Desperate Kevin McCarthy caves to more MAGA concessions — including making it easier to fire him

Despite the negotiations, McCarthy still appears unlikely to have won over enough votes to become speaker

By Igor Derysh

Senior News Editor

Published January 5, 2023 9:15AM (EST)

House Republican Leader Kevin McCarthy (R-CA) (Joe Raedle/Getty Images)
House Republican Leader Kevin McCarthy (R-CA) (Joe Raedle/Getty Images)

House Republican leader Kevin McCarthy's far-right opponents extracted additional concessions during negotiations on Wednesday — but it's still likely not enough to secure the speaker job.

McCarthy has now lost six rounds of voting, failing to win over any of some 20 holdouts during the first two days of the House speaker drama. After another three failed ballots on Wednesday, Republicans adjourned the House twice and scrambled to negotiate a solution to the impasse.

McCarthy, who has long had his eye on the speaker job, already made major concessions to MAGA Republicans, reportedly vowing to investigate former Speaker Nancy Pelosi and the Biden administration and the treatment of Jan. 6 Capitol rioters. Earlier this week, McCarthy also agreed to remove pandemic and post-Jan. 6 security protocols at the Capitol, limit the Office of Congressional Ethics and create new committees, impose rules to limit congressional spending and lower the number of lawmakers required to force a vote to oust the speaker to five.

But after all those concessions failed to move the needle, some of his critics were able to extract even more from the weakened GOP leader after the sixth vote failed.

McCarthy agreed to lower the number of lawmakers required to force a vote to oust the speaker from five to one, according to CNN. He also agreed to place more House Freedom Caucus members on the House Rules Committee and vowed to hold votes on controversial term limit and border security bills.

The Congressional Leadership Fund, a McCarthy-aligned super PAC, and the conservative Club for Growth, which has opposed McCarthy's speaker bid, also reached a deal for the Club for Growth to back McCarthy in exchange for the CLF not spending money to back candidates in open-seat Republican primaries in safe GOP districts, according to NBC News.

One Republican called the proposal "an amazing deal they'd be dumb to turn down," according to Axios.

But the deal, particularly the lower threshold, could cause other problems for McCarthy among his own supporters. "Many more moderate members had been concerned about giving in to the far-right on this matter since it could weaken the speakership and cause chaos in the ranks," CNN reported.

Still, the proposal would not placate all of the holdouts. Rep. Chip Roy, R-Texas, one of the Republicans leading the charge against McCarthy, told Republican leaders he could get 10 holdouts to flip if the negotiations pan out while others may be willing to vote "present" instead of against McCarthy, according to the report.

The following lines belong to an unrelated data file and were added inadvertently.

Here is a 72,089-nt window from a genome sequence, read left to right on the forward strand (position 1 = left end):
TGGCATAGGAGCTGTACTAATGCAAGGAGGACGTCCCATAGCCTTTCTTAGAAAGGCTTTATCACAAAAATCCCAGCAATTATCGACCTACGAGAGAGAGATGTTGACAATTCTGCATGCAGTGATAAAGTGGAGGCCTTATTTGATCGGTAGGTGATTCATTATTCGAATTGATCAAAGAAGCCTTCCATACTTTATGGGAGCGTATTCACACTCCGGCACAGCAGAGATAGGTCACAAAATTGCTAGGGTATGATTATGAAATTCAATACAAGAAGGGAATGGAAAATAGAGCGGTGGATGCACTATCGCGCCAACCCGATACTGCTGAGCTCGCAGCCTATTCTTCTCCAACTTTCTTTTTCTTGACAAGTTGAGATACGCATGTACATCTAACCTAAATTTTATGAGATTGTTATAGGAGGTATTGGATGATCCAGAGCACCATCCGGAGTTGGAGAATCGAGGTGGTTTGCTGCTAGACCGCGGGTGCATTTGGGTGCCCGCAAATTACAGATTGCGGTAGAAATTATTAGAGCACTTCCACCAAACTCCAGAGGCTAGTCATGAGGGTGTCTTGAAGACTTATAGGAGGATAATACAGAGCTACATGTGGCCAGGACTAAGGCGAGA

"We've had more discussions in the last two days as a body sitting there, than we've done in frickin' four years," Roy told reporters on Wednesday.


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But McCarthy, who received just 201 of the 218 votes needed to become speaker on Thursday, would still need to win over additional dissidents. With Republicans holding 222 seats in the new Congress, McCarthy can only afford to lose four votes.

"We just talked. I'm not sure any needle's been moved," Rep. Ralph Norman, R-S.C., one of the so-called "Never Kevin" voters, told NBC News.

Some of the detractors have also demanded to be subcommittee chairs, riling some McCarthy supporters.

"It's a non-starter," Rep. Don Bacon, R-Neb., told NBC News. "For most of us, we work hard to get promoted in these positions by being a team player. To say, 'I'm going to vote for you if you give me a subcommittee chair'? We do not like that quid pro quo."

Bacon said on Wednesday that there have also been "preliminary talks" between some Republicans and Democrats about supporting a "consensus candidate" for speaker, an idea floated by some Democrats as well.

But other prominent McCarthy supporters poured cold water on the idea.

"That's really off the table," longtime Rep. Tom Cole, R-Okla., told NBC News. "I don't think anybody voted to do that. I don't think that works very well in any time. I think it's particularly unsuited to these times. The polarization is too great."

Rep. Dusty Johnson, R-S.D., also rejected the notion of a bipartisan deal.

"Anybody who's imagining some sort of unity or fusion approach, I think, is probably paying more attention to Aaron Sorkin movies than they are to how this place normally functions," he told the outlet.

Without a deal to win over enough Republicans or Democrats, McCarthy faces more failure when the House is scheduled to reconvene at 12 pm Thursday, even if he gains the backing of the Roy-led group.

And even if McCarthy is able to secure enough support, some critics worry that he has already given away a lot of power.

"McCarthy is conceding so much that he won't be able to lead. He wants the title, not the job," wrote Bloomberg columnist Tim O'Brien.

Rep. Ted Lieu, D-Calif., called McCarthy's concession to lower the threshold "ridiculous."

"Kevin McCarthy has now been so weakened," he tweeted, "that he and the GOP caucus will not be able to govern effectively even if he becomes Speaker."


By Igor Derysh

Igor Derysh is Salon's senior news editor. His work has also appeared in the Los Angeles Times, Chicago Tribune, Boston Herald and Baltimore Sun.

MORE FROM Igor Derysh


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